Response to Diane Eaton’s comment
In We Need to Create New Wineskins, I had written about PCC clergy being able to recover Biblical marriage within the context of a new “wineskin”. Creating a new wineskin is not foreign to the PCC. It was done in 1875 and in 1925 when there was a resetting of a basis for common unity through the creation of new formal structural unions. Many of us have been lamenting the “diluting of the wine” in the PCC and I concur with Diane that the primary need for all of us is to “face our own spiritual/theological bankruptcy” and to “rediscover the Saviour.” When it comes to a thorough spiritual self-examination, few are more grindingly honest than William Beveridge: “I cannot pray but I sin. I cannot preach or hear a sermon, but I sin. I cannot give alms or receive the sacrament, but I sin. I can’t so much as confess my sins, but my confessions are further aggravations of them. My repentance needs to be repented of, my tears need washing, and the very washing of my tears needs still to be washed over again with the blood of my Redeemer.”
Wine and wineskin are of course just metaphors. At the Cana wedding, Jesus is the “new wine”, the best offered last. Jesus forewarns that this new wine will burst the old wineskin of Judaism. Good metaphors reflect reality. Jesus uses metaphor and stories to reflect the realities of life and especially of what God is like. I, too, like the story of the Lost Son. In fact, I now see that Henri Nouwen’s book, The Return of the Prodigal is missing again from my library. I have been in the habit of lending out copies. And I have a file of 8×12 copies of Rembrandt’s painting to hand out to seekers that they also might return home. A large copy of his interpretation hangs on the back wall of the church I attend. I, too, love the hands. Such is the God. One is larger and firmly holds the son close while the smaller one tenderly comforts. This parable is one of three told by Christ to answer the question of why He eats with sinners. They are about God seeking lost sheep and a lost coin. Then there is a lost son — but nobody went out looking for the lost son. He had to come to his senses. It was the task of the standoffish elder brother to seek, but he only did his duty and was, as you say, “deficient in his experience of redemptive grace.” We in PCC organizations, such as The Renewal Fellowship and PSALT, are sometimes unfairly typecast as “elder brothers” or to use your words, “ineffective reactionaries of polarized issues.” We are actually kneeling in prayer and standing up for a recovery in the PCC of a lost gospel. Things get lost. People get lost. I share with you an active desire that the essential message of “Christ’s hope for sinners” be not lost from our pulpits.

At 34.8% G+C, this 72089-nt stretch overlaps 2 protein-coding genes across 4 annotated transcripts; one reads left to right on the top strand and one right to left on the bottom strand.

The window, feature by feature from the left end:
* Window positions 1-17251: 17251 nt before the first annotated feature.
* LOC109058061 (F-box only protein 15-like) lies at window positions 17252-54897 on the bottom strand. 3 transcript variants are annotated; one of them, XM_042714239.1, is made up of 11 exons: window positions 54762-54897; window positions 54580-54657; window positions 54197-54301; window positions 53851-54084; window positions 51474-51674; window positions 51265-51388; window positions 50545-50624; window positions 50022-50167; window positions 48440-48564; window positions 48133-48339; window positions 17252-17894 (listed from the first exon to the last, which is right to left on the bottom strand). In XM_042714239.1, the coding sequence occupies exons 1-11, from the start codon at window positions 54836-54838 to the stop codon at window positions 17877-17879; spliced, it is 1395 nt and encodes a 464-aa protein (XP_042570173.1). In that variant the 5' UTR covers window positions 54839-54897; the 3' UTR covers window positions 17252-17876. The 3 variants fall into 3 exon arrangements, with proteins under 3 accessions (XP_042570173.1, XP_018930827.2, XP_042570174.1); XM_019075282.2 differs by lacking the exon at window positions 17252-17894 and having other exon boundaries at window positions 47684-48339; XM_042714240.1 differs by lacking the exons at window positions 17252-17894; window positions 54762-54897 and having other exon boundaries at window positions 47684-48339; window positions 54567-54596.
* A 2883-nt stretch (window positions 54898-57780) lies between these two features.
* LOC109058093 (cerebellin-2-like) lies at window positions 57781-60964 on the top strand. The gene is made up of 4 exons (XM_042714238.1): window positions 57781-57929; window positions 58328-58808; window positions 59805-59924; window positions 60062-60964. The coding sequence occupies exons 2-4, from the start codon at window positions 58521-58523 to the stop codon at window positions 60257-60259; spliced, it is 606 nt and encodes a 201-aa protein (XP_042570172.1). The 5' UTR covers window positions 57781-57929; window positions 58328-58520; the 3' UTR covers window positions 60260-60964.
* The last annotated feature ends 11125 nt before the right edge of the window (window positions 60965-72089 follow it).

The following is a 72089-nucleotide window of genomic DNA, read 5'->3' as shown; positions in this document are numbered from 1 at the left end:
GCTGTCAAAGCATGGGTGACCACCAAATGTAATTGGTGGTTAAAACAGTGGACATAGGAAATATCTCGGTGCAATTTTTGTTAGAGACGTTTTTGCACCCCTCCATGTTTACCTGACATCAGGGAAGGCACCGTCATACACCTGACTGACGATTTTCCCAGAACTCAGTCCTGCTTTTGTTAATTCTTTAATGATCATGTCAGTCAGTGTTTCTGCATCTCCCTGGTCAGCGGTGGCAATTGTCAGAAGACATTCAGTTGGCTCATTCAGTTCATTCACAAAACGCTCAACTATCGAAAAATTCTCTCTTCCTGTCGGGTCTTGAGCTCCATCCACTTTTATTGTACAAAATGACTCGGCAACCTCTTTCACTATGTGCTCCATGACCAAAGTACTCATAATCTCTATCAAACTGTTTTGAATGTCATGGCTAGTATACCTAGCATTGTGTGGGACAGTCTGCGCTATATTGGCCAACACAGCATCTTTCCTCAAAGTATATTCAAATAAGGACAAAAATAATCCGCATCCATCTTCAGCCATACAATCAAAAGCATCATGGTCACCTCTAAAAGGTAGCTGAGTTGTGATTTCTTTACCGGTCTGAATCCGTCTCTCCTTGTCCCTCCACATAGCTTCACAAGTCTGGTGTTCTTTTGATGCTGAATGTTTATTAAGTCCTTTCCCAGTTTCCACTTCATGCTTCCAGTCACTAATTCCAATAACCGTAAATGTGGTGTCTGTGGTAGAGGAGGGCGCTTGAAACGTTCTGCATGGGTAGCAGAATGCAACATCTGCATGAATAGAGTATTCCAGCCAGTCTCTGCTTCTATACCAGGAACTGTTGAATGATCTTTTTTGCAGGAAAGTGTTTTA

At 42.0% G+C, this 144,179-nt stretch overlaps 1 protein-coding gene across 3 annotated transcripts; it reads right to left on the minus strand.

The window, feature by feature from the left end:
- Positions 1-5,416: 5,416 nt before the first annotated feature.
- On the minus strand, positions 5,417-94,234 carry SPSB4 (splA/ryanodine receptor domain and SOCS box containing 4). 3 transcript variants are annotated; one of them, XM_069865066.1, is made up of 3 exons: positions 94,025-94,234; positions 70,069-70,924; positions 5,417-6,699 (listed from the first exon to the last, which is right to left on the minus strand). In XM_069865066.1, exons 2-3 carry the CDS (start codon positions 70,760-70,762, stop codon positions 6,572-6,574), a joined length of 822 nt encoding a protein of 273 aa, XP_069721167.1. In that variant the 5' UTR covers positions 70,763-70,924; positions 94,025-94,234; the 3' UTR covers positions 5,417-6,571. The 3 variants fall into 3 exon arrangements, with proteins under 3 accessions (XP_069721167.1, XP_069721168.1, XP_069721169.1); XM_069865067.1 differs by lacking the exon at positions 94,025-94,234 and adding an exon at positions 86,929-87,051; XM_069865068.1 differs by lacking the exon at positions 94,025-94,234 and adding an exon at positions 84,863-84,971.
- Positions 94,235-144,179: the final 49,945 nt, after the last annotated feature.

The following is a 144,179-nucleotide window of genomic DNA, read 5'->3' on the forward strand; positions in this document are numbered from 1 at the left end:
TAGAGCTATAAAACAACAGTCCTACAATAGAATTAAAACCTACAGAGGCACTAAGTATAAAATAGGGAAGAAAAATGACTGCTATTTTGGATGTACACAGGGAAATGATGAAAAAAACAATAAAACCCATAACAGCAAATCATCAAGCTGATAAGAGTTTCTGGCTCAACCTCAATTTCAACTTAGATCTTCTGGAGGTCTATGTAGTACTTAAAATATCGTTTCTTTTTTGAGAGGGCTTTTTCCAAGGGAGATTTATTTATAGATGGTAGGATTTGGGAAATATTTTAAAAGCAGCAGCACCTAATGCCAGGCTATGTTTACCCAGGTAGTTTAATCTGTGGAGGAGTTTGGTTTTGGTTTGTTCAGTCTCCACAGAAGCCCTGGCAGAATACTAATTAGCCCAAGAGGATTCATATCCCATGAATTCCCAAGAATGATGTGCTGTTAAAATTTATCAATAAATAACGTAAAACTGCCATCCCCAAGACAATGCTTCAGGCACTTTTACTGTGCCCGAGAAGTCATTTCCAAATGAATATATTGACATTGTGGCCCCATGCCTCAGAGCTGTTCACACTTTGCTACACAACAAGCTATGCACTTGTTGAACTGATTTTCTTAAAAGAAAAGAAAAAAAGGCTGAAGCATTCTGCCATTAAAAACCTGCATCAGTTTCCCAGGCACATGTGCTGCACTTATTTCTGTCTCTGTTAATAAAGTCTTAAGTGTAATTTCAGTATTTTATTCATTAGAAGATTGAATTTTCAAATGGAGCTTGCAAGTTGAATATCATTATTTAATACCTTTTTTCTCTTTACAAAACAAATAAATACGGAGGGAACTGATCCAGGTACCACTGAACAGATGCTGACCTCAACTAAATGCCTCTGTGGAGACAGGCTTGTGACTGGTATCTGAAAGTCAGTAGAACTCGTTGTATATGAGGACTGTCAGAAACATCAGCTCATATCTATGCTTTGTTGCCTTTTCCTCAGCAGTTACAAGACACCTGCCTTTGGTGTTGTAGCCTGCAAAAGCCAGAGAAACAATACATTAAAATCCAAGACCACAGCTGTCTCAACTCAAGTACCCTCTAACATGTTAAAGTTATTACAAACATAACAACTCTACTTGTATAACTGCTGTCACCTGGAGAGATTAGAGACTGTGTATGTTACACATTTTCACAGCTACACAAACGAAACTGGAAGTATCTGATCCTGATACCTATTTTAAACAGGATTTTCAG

Christ calls us to go forth seeking the lost. But our culture now mandates that no one is lost, no one is right, no one is wrong. All lifestyles must be endorsed. But a society that tries to say “yes” to everything eventually implodes. So, too, will a church. The PCC is in danger of saying an unbiblical “yes” re: human sexuality/marriage, so many of us are now having to point to where God says “no” in His Word and to explain why God’s “yes” is best and life-giving. It is possible to see the good and the love of God not just in His “yes” but also when His Word says “no.” If the Word of God is accepted in repentance and humility, it starts the process of a life changed for the good, for now and for eternity.